As mentioned in the introduction, the 1918 pandemic caused global devastation in 1918–19, but became nonexistent by 1920 [24, 27, 28, 66]. However, the H1N1 subtype of influenza A was still present in 1934. To answer the question of why the 1918 strain was highly virulent, we compared the intrinsic disorder distributions in amino acid sequences of HA proteins from the 1918 strain and later strains. Analysis of the data in Table 1 shows that the overall percentage of predicted disorder does not vary much for the different strains of H1N1, and that all of the HA proteins could be considered as ordered by prediction. However, a comparison of three-dimensional models enhanced by the PONDR® VLXT annotations revealed marked differences between various HA subtypes. The HA2 protein of the H1N1 1918 strain has two distinct regions of predicted disorder (starting at positions 35 and 68, respectively, see Figures 1A and 2A), whereas two other strains from the 1930s reveal only one disordered region (starting at position 35, see Figures 1B–C and 2B–C). The region that was predicted to be disordered in the 1918 strain but not in the H1N1 strains after 1919 is a region at or around position number 68 of the HA2 protein. The high level of predicted disorder in the region around position 35 seems to be a common feature among strains of the subtype H1N1. This region lies at the base of the HA stalk. The missing region of predicted disorder among the H1N1 strains in the 1930s, around position 68, is located at the higher end (the "tip") of the stalk. A superficial analysis of the HA structure (Figure 1) suggests that this region is likely to be located in an area close the HA center of gravity, suggesting that motions of HA2 at this region are likely to have greatest impact on the HA1 subunits, where the exposed area of the protein lies.

The crucial region of predicted disorder is associated with virulent strains

A specific region of predicted disorder observed in 1918 H1N1 is seen in both H5N1 and H9N2

A noticeable feature of the HA2 subunit in the H5N1 subtype is the presence of two specific regions of predicted disorder. The first region lies again at the base of the stalk, even though on a different α-helix (see Figure 1). The other region of predicted disorder coincides with the disordered fragment seen in the 1918 virus; i.e. this region is positioned at the tip of the HA2 stalk (around residue 68) and is quite similar in size to that in the 1918 strain. This region is also seen in the H9N2 subtype (See Figures 1E and 3E), but is noticeably shorter (residues 72–79).

The crucial region of predicted disorder in 1918 H1N1 is replaced by more ordered regions in many less virulent strains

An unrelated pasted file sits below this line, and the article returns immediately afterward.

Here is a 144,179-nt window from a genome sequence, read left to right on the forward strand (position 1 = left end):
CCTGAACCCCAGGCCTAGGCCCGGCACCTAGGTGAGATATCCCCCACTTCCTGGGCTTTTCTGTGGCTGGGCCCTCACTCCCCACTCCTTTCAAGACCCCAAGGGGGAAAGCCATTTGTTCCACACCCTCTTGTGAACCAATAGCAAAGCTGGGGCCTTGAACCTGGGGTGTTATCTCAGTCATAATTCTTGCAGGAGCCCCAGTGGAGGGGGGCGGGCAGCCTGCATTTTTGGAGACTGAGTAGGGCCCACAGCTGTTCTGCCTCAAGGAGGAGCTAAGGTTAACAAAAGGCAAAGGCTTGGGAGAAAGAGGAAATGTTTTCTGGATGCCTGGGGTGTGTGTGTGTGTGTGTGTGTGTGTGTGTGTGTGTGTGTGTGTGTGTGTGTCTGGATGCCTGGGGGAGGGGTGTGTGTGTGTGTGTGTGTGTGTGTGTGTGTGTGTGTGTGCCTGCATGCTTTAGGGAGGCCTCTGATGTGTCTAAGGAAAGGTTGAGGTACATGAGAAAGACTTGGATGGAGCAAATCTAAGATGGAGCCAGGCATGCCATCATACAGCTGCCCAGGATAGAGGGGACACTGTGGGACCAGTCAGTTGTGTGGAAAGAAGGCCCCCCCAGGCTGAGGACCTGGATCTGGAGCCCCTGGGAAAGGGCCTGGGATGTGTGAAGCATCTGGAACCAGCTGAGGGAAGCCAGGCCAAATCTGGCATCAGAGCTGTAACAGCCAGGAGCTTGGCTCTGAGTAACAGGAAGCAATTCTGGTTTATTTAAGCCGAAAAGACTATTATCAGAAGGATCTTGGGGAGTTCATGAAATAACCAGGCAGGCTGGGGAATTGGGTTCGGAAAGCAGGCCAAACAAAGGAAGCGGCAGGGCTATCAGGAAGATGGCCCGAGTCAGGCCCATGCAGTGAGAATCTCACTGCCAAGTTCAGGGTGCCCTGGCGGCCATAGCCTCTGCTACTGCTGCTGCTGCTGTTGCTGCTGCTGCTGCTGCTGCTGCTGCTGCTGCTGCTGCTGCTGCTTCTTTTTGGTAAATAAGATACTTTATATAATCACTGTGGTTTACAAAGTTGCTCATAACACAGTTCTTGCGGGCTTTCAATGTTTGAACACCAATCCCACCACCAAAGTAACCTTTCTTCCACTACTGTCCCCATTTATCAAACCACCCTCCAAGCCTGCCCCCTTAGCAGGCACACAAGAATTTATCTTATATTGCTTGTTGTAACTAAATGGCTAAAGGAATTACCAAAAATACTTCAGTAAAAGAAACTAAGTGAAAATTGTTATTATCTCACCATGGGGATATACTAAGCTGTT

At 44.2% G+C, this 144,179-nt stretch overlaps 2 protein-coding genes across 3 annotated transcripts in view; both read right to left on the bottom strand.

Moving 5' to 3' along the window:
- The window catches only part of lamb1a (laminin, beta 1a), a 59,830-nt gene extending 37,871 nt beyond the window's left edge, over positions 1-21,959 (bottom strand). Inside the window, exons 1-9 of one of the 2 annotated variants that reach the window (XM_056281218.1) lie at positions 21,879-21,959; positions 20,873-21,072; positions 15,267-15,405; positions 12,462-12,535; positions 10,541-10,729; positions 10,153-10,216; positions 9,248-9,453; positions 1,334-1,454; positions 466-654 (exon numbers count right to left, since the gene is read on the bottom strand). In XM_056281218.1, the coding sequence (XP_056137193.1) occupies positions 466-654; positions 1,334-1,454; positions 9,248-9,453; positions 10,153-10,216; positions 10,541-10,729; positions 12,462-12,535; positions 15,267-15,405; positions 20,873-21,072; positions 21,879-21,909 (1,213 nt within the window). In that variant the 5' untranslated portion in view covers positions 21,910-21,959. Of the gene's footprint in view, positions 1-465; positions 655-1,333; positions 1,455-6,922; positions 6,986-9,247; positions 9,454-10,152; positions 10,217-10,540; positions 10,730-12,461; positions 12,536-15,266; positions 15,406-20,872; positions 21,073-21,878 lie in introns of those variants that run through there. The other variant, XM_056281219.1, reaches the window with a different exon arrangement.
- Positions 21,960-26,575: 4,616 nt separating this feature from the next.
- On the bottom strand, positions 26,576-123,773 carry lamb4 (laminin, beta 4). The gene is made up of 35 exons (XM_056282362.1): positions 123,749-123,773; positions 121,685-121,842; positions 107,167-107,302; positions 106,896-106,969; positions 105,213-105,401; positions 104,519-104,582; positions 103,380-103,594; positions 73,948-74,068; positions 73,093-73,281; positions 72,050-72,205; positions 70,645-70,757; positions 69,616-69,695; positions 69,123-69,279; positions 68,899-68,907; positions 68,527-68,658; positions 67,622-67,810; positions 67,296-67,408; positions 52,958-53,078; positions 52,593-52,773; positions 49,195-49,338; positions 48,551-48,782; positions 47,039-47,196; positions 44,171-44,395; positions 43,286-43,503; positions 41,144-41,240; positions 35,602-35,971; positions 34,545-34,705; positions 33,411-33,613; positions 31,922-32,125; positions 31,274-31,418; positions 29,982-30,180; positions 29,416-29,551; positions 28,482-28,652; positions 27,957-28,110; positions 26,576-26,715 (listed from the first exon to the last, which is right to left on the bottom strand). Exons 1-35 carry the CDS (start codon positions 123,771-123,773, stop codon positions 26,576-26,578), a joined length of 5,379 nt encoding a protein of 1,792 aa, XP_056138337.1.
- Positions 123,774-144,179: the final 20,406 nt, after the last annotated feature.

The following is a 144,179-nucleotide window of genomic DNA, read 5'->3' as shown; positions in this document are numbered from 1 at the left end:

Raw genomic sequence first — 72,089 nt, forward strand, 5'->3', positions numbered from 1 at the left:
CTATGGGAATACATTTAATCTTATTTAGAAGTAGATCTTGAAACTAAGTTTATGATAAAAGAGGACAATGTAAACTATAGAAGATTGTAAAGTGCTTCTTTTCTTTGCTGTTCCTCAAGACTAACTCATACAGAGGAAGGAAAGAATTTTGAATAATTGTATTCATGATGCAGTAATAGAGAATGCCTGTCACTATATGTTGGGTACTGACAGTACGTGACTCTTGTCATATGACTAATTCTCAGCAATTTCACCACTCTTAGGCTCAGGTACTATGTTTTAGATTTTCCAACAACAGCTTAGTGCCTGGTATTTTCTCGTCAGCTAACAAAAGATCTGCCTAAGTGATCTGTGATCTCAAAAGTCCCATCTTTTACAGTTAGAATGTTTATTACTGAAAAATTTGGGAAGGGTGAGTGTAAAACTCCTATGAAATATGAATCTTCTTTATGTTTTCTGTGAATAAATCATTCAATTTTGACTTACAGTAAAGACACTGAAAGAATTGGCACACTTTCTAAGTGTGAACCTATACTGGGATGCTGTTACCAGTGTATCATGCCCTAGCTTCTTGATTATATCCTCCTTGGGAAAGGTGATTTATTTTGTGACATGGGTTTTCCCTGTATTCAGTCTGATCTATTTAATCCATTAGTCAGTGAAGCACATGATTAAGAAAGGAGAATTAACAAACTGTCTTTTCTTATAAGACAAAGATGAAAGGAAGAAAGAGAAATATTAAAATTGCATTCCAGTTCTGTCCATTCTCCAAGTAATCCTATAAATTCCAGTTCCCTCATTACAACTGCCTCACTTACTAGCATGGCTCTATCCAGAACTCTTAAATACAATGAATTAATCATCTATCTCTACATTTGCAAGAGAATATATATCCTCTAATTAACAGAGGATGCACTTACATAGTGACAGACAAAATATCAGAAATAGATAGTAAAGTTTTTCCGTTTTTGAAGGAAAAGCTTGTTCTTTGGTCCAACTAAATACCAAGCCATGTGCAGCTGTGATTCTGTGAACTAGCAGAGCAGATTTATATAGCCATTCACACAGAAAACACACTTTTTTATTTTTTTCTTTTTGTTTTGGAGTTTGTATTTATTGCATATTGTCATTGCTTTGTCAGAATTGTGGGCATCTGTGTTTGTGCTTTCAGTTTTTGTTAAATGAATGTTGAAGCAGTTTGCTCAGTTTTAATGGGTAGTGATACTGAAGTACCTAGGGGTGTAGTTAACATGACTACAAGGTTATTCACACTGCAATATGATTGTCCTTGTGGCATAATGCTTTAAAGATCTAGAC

Given the data we have discussed thus far, one might suggest that the region around position 68 could be commonly predicted to be disordered among all influenza subtypes. However, the H7N3 subtype shown in Figures 1G and 2G does not have any predicted disorder near position 68. This is also the case for the H3N2 subtype shown in Figures 1F and 2F. Interestingly, the Hong Kong H3N2 virus and the avian H7N3 virus, both of which have ordered helical tips of HA2, were less virulent than the Spanish influenza strain where this tip is predicted to be disordered.

The low pathogenic avian influenza H7N3 strain does not have predicted disorder at the helical tip

Infection of humans by avian influenza H7 subtypes has been described in the Introduction. The human symptoms of the H7N3 have been largely mild, suggesting that in the majority of cases we are dealing with low pathogenic avian influenza (LPAI) strains. Although some highly pathogenic avian influenza (HPAI) strains do exist, the particular sample available via PDB (1ti8.pdb, see Figures 1I and 2I); i.e. A/Turkey/Italy/02/, is a representative of the LPAI strains [67, 68] (Table 1). A visual inspection of the three-dimensional structure (Figure 1I) reveals some interesting characteristics. The crucial region of predicted disorder observed in the highly virulent 1918 H1N1 strain (residues 68–79) is absent in this H7 subtype. An inspection of regions in close proximity to the helical tip (HA2 residues 68–79) reveals that the adjacent loop (residues 61–68, see Figure 2I) is predicted to be disordered. This suggests that H7-related viruses could become more pathogenic with mutations that extend the disordered region to include the helical tip.

The H9N2 puzzle and modulation of virulence

A modulating "switch" in H9N2: infectivity versus immune evasion

The H9N2 virus is generally non-virulent for mammals [69]. However, our analysis revealed that it has a region of predicted disorder at the tip of its helical stalk. This region of predicted disorder in the H9N2 HA2 is noticeably shorter than that in the 1918 H1N1 protein. On the other hand, studies on H9N2 strains with low virulence revealed that a single point mutation can make these viruses more virulent [69]. In fact, Leu226 in the HA receptor-binding site (RBS), responsible for human virus-like receptor specificity, was found to be important for transmission of the H9N2 viruses in ferrets [69]. Interestingly, earlier it has been shown that changes in the HA receptor-binding site of H9N2 isolates allow adaptation to mammalian-type sialic receptors [70] and that a change at position 227 of the HA1 subunit of H5N1 had a noticeable effect on its virulence in mice [71]. This suggests a mechanism by which the virus can potentially modulate its virulence. The virulence arising from mutations near the receptor binding site may work in tandem with the immune evasion arising from tip of the HA2 stalk. One way that the former can modulate the effects of the latter is by controlling the infectivity of the virus. A virus that binds to its host with great efficiency and is also effective in evading the immune systems creates the "perfect storm" for virulence.